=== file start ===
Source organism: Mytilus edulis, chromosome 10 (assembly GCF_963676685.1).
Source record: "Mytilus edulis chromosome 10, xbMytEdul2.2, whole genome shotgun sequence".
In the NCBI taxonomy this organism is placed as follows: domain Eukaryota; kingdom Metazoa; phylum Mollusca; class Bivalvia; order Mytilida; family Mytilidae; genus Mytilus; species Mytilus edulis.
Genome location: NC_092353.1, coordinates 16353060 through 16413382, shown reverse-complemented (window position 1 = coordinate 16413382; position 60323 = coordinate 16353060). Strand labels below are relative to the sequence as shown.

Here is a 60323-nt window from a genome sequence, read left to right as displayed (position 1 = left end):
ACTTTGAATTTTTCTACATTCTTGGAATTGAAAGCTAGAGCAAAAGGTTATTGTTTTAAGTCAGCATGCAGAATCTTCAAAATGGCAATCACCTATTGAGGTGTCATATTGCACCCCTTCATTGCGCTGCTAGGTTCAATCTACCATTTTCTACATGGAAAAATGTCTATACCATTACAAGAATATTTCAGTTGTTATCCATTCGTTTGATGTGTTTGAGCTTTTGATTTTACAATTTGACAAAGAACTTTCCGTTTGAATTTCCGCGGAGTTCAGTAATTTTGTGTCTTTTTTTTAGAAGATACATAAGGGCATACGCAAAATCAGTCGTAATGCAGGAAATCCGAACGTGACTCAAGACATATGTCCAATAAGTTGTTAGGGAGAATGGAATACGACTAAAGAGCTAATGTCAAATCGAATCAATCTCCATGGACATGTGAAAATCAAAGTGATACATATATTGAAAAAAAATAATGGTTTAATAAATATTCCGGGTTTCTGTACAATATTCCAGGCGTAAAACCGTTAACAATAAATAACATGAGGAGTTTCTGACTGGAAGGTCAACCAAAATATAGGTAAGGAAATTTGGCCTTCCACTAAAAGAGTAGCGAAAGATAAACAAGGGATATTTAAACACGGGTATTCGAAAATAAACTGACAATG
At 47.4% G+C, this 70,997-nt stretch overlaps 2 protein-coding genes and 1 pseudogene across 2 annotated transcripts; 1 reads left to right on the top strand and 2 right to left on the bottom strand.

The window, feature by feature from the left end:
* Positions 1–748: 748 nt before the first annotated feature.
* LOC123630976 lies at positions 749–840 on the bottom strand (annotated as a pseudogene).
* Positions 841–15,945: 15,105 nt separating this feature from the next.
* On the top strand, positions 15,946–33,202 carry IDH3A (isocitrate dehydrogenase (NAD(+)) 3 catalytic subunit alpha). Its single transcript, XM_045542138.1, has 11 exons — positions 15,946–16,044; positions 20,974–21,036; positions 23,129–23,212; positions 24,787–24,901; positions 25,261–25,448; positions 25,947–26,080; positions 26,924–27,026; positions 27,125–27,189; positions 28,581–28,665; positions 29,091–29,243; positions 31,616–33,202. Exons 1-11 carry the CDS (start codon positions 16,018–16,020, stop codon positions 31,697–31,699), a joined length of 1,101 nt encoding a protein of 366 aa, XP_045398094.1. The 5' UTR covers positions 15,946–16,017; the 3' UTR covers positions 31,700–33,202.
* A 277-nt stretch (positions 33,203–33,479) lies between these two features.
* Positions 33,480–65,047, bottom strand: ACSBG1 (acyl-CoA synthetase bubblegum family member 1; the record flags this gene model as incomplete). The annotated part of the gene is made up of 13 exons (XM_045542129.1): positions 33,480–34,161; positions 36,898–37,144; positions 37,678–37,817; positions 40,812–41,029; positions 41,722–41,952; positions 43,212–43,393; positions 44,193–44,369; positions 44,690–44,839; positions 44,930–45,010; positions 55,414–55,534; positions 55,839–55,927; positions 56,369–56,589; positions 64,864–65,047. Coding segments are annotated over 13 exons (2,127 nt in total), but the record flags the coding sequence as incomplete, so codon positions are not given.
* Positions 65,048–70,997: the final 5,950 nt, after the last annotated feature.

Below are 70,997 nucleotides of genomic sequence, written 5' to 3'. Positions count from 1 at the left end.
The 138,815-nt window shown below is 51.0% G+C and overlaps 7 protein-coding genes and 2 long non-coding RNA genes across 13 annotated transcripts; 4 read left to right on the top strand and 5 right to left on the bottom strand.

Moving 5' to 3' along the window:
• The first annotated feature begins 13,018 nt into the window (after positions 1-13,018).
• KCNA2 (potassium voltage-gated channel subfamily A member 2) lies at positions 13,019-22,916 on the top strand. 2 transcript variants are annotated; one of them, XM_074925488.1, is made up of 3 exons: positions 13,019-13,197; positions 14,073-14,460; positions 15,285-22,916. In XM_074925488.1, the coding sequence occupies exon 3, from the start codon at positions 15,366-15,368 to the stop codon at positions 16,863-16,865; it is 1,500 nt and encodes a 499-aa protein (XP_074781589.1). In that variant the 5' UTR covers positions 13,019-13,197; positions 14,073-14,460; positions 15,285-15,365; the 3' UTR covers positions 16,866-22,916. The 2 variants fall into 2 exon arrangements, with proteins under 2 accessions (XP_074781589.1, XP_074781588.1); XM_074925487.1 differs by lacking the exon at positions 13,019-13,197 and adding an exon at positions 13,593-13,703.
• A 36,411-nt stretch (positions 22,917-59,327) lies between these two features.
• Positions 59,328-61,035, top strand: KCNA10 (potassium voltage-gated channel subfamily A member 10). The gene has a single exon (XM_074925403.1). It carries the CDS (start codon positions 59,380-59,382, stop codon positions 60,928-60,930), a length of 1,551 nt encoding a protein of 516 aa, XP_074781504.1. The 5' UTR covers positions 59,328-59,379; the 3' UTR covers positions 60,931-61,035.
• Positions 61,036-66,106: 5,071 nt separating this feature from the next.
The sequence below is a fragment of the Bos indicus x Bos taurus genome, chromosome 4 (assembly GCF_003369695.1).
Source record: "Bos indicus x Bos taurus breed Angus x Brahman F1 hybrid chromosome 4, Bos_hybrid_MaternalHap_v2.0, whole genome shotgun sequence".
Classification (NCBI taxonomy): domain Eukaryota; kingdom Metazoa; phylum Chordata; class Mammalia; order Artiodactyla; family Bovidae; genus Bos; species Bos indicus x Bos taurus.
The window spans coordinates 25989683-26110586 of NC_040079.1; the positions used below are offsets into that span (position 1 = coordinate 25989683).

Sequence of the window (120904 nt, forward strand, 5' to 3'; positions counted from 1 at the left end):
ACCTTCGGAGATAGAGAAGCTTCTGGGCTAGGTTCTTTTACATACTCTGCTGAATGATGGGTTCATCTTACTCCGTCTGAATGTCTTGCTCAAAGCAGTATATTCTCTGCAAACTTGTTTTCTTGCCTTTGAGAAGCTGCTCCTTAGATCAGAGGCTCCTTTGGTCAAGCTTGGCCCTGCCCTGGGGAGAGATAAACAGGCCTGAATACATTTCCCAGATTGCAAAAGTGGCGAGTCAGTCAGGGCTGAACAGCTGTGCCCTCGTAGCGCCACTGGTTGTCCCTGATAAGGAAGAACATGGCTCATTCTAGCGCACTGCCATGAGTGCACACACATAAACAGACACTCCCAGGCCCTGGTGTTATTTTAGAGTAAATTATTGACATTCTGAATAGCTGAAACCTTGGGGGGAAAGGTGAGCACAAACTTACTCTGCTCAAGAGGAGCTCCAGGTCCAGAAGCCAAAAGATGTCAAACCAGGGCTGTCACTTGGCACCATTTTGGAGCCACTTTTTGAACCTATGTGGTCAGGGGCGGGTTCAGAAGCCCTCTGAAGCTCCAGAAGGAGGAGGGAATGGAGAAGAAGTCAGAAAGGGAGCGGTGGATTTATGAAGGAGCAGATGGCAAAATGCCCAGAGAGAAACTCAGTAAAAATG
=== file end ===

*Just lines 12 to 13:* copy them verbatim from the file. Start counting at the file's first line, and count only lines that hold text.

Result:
* On the top strand, positions 15,946–33,202 carry IDH3A (isocitrate dehydrogenase (NAD(+)) 3 catalytic subunit alpha). Its single transcript, XM_045542138.1, has 11 exons — positions 15,946–16,044; positions 20,974–21,036; positions 23,129–23,212; positions 24,787–24,901; positions 25,261–25,448; positions 25,947–26,080; positions 26,924–27,026; positions 27,125–27,189; positions 28,581–28,665; positions 29,091–29,243; positions 31,616–33,202. Exons 1-11 carry the CDS (start codon positions 16,018–16,020, stop codon positions 31,697–31,699), a joined length of 1,101 nt encoding a protein of 366 aa, XP_045398094.1. The 5' UTR covers positions 15,946–16,017; the 3' UTR covers positions 31,700–33,202.
* A 277-nt stretch (positions 33,203–33,479) lies between these two features.